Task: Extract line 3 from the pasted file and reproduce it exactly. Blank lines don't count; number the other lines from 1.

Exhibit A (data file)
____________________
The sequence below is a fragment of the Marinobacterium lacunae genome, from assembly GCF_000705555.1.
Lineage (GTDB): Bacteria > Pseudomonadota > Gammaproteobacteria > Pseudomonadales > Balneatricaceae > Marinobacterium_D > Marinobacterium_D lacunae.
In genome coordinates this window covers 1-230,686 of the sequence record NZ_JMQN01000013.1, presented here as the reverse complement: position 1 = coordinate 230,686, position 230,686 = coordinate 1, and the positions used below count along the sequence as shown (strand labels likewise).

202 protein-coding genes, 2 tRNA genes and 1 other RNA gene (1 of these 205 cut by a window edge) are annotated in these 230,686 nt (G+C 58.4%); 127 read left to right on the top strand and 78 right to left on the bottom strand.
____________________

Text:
In genome coordinates this window covers 1-230,686 of the sequence record NZ_JMQN01000013.1, presented here as the reverse complement: position 1 = coordinate 230,686, position 230,686 = coordinate 1, and the positions used below count along the sequence as shown (strand labels likewise).